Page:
Burmese Glutinous Wild Black Rice and Yellow Peas (Nga Cheik Paung Pe Pyot)

Burmese Glutinous Wild Black Rice and Yellow Peas (Nga Cheik Paung Pe Pyot)
2 cups Thai glutinous wild black rice (note 1)
1 Tbs lemon juice
freshly squeezed
2 cups yellow peas (note 2)
6 cups water
divided 3 cups to cook rice and 3 cups to cook beans
1 tsp turmeric
freshly grated or powder
1 tsp baking soda
1 strip kombu
1 tsp sea salt
plus more to taste
1 Tbs olive oil
1 shallots
medium, moon shape slices
1 Tbs toasted sesame oil
1 Tbs sesame seeds
2 Tbs peanuts
toasted (optional)
2 Tbs coconut flakes
pre-soaked (optional)
  • large lead-free earthenware clay pot with cover
  • rice cooker
  • frying pan
Black rice and yellow peas is a breakfast staple in Burma. When I was young, I had this nearly every morning. Even now when I catch a whiff of strong nutty sesame oil, my mind goes back to when I was a child at breakfast drizzling sesame oil and sprinkling sesame seeds on top of the chewy savory black rice and soft sweet yellow peas. This rice and bean combination provides a complete protein making it a great way to start the day. In this recipe, both rice and beans are sprouted to improve nutrient absorption and better digestion.
Sprout rice and beans (note 3): Prepare this step three days prior to cooking the dish. To sprout the rice, place in a large bowl, cover with water two inches above rice, add lemon juice and let soak overnight. Drain rice, place in a sprouting jar or colander, and rinse with water twice daily. To sprout beans, place in a large bowl, cover with water for two inches above beans, let soak overnight. Drain yellow peas, place in a sprouting jar or in a colander and rinse with water twice daily. Within 2 to 3 days, both rice and beans should have tender sprouts. The volume of the sprouted rice and beans will increase by at least 50%.
Preheat oven to 350F.
Cook the beans: Place sprouted yellow peas in a large clay pot. Add 3 cups of water. The water will not fully cover beans. Add turmeric, baking soda, kombu and salt. Cover and bake until the beans are tender but al dente, about 1 hour. Turn off oven but leave clay pot in for another hour, to finish cooking. Most of the beans should still retain the shape while they are soft and tender. Remove kombu for stock.
Cook the rice: Place rice and remaining 3 cups of water in a rice cooker (note 4). Alternatively, use a saucepan on a stove top. Add the same rice to water ratio. Bring it to a boil uncover first. Lower heat and cover for 15-20 minutes until rice is al-dente. Turn of the heat, let the rice rest, covered for 5 more minutes.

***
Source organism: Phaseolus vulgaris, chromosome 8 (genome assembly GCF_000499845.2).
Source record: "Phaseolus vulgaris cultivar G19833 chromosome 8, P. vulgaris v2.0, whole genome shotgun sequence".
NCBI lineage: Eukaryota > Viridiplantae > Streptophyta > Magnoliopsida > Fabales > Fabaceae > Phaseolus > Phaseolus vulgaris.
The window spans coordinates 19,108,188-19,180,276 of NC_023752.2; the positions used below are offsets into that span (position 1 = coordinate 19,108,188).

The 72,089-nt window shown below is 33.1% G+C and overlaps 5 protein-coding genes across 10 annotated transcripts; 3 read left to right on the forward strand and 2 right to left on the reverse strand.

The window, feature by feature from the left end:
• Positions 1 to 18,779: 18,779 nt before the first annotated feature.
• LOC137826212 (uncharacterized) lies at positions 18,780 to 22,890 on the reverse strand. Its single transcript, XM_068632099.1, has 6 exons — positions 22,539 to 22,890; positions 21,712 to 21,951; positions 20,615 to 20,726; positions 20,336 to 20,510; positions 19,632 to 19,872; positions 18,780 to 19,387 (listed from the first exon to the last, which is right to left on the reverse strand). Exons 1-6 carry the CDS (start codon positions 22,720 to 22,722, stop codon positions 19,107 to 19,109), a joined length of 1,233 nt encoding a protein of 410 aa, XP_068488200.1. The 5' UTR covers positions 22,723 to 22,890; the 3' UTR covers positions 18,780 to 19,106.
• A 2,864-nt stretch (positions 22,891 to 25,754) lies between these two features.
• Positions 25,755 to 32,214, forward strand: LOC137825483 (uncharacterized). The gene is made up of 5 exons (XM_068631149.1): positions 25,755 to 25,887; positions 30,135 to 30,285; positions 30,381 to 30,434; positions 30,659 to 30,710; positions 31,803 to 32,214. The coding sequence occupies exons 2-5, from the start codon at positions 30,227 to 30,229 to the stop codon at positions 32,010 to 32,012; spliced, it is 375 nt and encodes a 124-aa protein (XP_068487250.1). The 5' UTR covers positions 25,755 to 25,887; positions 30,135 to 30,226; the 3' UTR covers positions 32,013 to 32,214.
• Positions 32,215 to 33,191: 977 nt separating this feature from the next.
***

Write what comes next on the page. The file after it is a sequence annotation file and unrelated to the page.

Prepare garnish: Add olive oil to a frying pan with medium high heat. Sautee shallots until they are caramelized, about 5 minutes.
To assemble, place black rice on a plate first and add yellow beans on top. Drizzle with sesame oil. Sprinkle with shallots and sesame seeds. Peanuts and coconut flakes are also optional garnish. Add additional salt if needed.
Serve warm immediately or at room temperature.
source: Adapted from traditional Burmese recipe
1. Thai glutinous wild black rice can be found in any Asian grocery store. It is also available online at https://nuts.com/cookingbaking/grains/rice/sweet-black-thai.html. Forbidden rice can be used instead.

2. Yellow peas, also known as Vantana white peas, can be found in Indian grocery stores. They are also available online at http://shop.khanapakana.com/swad-vatana-white-white-peas-2-lb-907-grams/

3. Although sprouting would provide better nutritional benefits, if you have less time, you can simply soak the beans overnight. The result for sprouting varies depending on the type of beans and grains also.

4. Sprouted rice needs less water. The ratio of sprouted rice to water is 1 to 1.5.

Rice and beans are known for their complete protein when combined. Thai glutinous wild black rice is full of nutrition, containing antioxidants, amino acids, magnesium, iron, minerals and B vitamins. It also has anthocyanin, an antioxidant with anti-inflammatory properties. Traditional Chinese Medicine (TCM) claims black rice is good for kidneys, stomach and liver. Yellow peas (White Vatana) are known for lowering cholesterol and regulating blood sugar level. Because of its high potassium, it is also good for lowering high blood pressure. Turmeric is a powerful medicine long used in TCM and Ayurvedic Medicine as an anti- inflammatory agent.